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Quantitative Phase Imaging Aims at Penetrating Thick Tissues

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Innovations using multiple scattering illuminate specimens not penetrable by earlier technologies.

FRANCISCO E. ROBLES, GEORGIA INSTITUTE OF TECHNOLOGY, EMORY UNIVERSITY

In 1942, phase microscopy revolutionized biological imaging because it enabled clear visualization of cells and their internal contents without labels or stains. This empowered biologists to study these transparent, living objects over long periods without killing them or altering their function or dynamic behavior1,2. Today, quantitative phase imaging (QPI), an extension of phase microscopy, is a very active area of research that has led to many advancements in biology, including quantification of cellular structures below a nanometer, the characterization of cell mass transport and minute cell membrane fluctuations, detailed tomographic visualization of the refractive index distribution of cells, disease characterization, and even identification of aggressive cancers3,4. Yet, much like the original phase microscope, QPI technologies continue to be restricted to thin specimens with a typical thickness of a few tens of microns.

To understand this limitation, consider the basic idea behind phase imaging and QPI: As an optical wave passes through a transparent object with thickness and refractive index variations, it experiences a perturbation that relays detailed structural information about the sample. While these weak perturbations are invisible to the naked eye or even a camera, they can be precisely measured through interferometry3,4 or computational methods combined with well-defined (typically, nonsymmetric) illumination angles5-7. The trouble is, the light has to be transmitted through the sample, which makes it seemingly impossible to look inside thick, scattering materials such as tissues.

Recently, researchers from the Optical Imaging and Spectroscopy (OIS) Lab at the Georgia Institute of Technology and Emory University developed a new method to overcome this limitation. The technology, called quantitative oblique back-illumination microscopy (qOBM), provides the same level of quantitative detail as QPI, but now in thick scattering samples with epi-illumination (instead of transmission), which could have a major impact in biomedical imaging8.

Use of multiple scattering

Paradoxically, qOBM uses a common foe in optical imaging to solve the problem: multiple scattering. This phenomenon is often considered the most limiting factor for optical imaging, more so than absorption in most tissues, as it disrupts the optical wavefront, produces a large incoherent background, and strongly attenuates light. But in this particular case, multiple scattering is the key factor enabling QPI in thick specimens.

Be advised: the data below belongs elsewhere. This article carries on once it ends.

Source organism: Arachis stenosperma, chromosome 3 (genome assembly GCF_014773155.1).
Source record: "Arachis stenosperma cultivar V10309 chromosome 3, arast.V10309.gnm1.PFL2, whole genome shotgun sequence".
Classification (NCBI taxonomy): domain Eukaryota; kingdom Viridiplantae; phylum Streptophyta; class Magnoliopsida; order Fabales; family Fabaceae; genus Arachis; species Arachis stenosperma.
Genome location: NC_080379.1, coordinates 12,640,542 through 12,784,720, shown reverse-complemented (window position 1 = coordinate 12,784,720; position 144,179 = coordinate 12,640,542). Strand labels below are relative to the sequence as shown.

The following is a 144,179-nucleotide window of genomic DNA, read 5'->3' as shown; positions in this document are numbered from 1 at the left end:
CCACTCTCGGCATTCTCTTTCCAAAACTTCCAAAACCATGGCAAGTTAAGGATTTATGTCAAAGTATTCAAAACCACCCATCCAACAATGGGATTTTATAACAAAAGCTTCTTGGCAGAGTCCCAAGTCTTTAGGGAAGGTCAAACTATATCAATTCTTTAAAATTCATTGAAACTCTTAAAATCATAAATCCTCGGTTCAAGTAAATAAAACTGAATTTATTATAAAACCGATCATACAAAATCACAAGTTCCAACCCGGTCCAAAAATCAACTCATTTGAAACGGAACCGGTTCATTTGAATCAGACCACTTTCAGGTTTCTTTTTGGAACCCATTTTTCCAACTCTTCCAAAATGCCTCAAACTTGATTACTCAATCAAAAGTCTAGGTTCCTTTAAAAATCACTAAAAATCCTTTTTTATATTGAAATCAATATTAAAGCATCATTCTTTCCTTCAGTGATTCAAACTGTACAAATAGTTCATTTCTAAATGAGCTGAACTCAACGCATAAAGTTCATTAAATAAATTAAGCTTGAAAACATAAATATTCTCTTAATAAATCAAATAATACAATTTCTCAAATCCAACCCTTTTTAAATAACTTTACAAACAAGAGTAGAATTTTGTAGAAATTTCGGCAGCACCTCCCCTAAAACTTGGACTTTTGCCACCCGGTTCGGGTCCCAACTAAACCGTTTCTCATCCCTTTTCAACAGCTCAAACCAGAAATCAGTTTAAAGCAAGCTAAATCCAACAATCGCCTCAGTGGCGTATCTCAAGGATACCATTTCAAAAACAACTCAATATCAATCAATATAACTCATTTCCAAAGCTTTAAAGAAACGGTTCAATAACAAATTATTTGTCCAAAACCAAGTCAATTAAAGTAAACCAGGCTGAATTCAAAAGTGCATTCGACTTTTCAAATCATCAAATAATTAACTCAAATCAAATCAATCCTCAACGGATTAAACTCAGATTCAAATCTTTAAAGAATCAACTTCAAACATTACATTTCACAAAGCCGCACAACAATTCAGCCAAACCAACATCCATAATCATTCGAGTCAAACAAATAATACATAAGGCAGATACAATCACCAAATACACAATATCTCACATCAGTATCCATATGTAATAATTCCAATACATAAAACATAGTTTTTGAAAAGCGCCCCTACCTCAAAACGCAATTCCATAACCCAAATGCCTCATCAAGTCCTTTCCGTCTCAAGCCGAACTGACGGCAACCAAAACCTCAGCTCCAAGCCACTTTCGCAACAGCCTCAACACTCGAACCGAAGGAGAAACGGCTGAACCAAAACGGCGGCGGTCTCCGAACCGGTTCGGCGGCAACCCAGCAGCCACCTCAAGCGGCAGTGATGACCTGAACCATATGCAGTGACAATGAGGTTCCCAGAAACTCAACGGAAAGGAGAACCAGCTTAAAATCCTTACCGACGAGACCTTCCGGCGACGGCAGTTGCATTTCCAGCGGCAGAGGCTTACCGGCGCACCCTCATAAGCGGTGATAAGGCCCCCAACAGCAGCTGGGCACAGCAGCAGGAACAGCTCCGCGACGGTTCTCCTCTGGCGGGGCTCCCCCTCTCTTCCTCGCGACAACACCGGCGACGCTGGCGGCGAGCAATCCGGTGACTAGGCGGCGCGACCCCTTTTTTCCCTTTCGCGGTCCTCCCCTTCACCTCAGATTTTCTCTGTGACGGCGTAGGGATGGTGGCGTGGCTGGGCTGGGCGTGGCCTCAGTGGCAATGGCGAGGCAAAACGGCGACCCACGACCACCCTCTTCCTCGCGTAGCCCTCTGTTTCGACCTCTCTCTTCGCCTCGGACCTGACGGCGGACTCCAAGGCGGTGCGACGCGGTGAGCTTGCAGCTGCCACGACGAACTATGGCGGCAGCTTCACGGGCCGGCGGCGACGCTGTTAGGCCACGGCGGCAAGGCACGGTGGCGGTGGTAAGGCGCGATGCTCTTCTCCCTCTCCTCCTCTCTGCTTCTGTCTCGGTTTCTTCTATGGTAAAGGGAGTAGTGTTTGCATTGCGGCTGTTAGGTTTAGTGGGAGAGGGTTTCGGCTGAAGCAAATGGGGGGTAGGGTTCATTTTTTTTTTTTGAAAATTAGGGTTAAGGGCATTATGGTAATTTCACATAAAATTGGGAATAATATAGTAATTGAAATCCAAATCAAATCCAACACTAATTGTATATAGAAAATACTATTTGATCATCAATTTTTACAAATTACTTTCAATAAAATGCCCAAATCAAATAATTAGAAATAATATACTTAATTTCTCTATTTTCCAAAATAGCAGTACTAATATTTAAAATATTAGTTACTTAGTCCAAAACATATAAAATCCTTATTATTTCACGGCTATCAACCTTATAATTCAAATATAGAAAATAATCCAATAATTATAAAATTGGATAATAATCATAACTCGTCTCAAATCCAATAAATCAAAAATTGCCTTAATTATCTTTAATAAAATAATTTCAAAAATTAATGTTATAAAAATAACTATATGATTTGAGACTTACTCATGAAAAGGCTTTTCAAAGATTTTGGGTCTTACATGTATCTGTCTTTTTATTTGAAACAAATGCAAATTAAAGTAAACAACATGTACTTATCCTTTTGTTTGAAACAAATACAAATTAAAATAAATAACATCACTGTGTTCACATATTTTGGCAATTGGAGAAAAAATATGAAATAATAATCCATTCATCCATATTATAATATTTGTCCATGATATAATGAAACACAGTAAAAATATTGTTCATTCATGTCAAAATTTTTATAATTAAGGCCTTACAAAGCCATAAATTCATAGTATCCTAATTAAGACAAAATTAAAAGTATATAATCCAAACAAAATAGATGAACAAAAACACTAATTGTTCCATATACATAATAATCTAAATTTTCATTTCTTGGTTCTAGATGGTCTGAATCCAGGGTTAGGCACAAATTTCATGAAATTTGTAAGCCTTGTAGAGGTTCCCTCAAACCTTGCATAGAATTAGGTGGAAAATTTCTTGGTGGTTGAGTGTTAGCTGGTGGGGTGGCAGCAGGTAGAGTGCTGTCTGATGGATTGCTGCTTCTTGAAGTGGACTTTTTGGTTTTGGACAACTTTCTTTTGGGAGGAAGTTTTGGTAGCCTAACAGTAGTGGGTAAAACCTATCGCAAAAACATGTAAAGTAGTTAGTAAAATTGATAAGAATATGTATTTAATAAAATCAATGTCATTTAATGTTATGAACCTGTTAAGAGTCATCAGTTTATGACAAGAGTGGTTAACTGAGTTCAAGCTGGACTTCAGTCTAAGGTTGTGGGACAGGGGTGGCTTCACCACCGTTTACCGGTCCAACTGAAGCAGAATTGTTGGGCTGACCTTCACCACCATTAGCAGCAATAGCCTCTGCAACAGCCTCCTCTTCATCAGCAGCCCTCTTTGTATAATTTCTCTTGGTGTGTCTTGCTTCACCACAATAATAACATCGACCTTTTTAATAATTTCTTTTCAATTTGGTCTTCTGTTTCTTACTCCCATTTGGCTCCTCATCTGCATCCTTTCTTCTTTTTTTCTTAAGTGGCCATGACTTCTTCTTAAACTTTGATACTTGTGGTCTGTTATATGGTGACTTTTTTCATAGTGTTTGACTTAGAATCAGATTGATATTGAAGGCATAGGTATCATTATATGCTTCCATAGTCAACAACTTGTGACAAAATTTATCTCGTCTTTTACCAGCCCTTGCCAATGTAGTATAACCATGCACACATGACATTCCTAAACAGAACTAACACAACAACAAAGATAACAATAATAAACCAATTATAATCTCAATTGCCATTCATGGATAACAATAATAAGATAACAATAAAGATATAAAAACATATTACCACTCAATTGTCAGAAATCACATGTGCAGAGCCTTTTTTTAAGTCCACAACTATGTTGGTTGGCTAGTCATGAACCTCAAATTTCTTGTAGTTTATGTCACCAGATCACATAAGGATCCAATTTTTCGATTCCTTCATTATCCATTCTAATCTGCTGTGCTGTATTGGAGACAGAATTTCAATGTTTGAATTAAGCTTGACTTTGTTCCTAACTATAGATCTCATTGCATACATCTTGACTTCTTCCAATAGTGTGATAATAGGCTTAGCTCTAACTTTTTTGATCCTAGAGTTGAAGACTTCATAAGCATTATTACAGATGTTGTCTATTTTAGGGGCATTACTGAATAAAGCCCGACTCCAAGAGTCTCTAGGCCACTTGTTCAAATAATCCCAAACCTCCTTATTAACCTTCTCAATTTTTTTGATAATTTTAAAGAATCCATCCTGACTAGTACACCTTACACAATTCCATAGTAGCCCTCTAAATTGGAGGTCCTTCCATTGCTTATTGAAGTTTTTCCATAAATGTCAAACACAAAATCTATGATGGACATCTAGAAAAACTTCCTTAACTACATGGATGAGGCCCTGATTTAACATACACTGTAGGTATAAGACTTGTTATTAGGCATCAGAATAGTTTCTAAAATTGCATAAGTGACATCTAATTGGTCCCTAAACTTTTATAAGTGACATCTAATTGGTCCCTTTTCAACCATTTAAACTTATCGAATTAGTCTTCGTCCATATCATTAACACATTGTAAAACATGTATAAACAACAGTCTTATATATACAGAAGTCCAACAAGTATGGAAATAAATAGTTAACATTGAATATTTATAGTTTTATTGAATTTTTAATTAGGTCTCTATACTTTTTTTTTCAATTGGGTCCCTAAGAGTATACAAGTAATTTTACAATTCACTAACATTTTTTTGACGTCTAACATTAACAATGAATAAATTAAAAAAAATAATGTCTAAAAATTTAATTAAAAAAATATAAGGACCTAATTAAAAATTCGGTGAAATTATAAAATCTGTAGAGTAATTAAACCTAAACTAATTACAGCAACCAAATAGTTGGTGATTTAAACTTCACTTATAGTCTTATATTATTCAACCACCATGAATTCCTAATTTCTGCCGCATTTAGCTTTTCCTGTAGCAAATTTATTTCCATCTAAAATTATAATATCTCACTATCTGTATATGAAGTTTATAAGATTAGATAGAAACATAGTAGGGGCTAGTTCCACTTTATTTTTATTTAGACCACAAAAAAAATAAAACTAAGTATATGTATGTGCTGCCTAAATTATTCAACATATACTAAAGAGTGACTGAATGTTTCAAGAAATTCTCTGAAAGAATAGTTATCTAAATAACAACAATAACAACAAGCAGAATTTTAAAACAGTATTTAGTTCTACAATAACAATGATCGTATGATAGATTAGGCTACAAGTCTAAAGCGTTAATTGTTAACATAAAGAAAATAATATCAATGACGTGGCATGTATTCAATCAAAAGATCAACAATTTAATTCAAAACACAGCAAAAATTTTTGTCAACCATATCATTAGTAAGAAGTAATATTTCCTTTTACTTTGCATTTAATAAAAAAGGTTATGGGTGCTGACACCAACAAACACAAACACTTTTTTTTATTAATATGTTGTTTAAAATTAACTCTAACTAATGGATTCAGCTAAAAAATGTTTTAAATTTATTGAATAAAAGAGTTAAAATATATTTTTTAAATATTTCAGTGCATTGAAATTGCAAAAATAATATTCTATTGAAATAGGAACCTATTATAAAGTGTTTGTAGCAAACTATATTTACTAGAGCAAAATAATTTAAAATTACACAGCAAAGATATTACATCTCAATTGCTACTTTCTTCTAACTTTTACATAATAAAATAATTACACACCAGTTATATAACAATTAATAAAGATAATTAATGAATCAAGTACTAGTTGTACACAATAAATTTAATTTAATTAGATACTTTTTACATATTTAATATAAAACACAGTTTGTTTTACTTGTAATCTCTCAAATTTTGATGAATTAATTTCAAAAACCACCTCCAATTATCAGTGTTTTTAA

When light is deployed from the same side as the detection optics (i.e., epi-illumination) into a scattering medium, the light undergoes multiple scattering, causing some of the photons to turn around and effectively produce a virtual light source from the opposite side of the imaging plane, inside the sample, with a slight offset to the optical axis (Figure 1). In other words, this illumination scheme produces a virtual transmission geometry with an oblique light source.

 Figure 1. Epi-illumination for quantitative phase contrast with qOBM. A schematic of light delivered through optical fibers, illuminating the imaging plane through multiple scattering. This creates a virtual transmission geometry with an oblique source. Illumination is done sequentially from one or multiple opposing pairs of light sources. Adapted with permission from Reference 10.


Figure 1. Epi-illumination for quantitative phase contrast with qOBM. A schematic of light delivered through optical fibers, illuminating the imaging plane through multiple scattering. This creates a virtual transmission geometry with an oblique source. Illumination is done sequentially from one or multiple opposing pairs of light sources. Adapted with permission from Reference 10.

It is well known that oblique illumination enhances the contrast of phase objects9, and in recent advancements, this epi-illumination scheme has been exploited to produce differential phase contrast (DPC) in thick samples. To remove out-of-focus information and permit tomographic sectioning, two images acquired with opposing oblique sources are simply subtracted10. (This process is known as oblique back-illumination microscopy, or OBM.)

The OIS research group realized that these apparently qualitative, tomographic DPC images could be quantified if the illumination angles at the focal plane of the imaging system were known5,8,11. And here, once again, multiple scattering becomes an ally rather than an enemy.

Because scattering is generally weak in biological media and it only becomes substantive over relatively long spatial scales, average scattering properties of the bulk medium, which are known for many tissue types, can be used to numerically arrive at the angular distribution of light illuminating the focal plane in the thick sample. This process does not require a priori information of the internal microscopic heterogeneous scattering properties of the sample, which are unknown and would be cumbersome to model. With this key insight, quantitative phase images can be recovered via a simple deconvolution5,8, revealing cellular and subcellular structures with quantitative phase contrast inside their natural 3D tissue environment.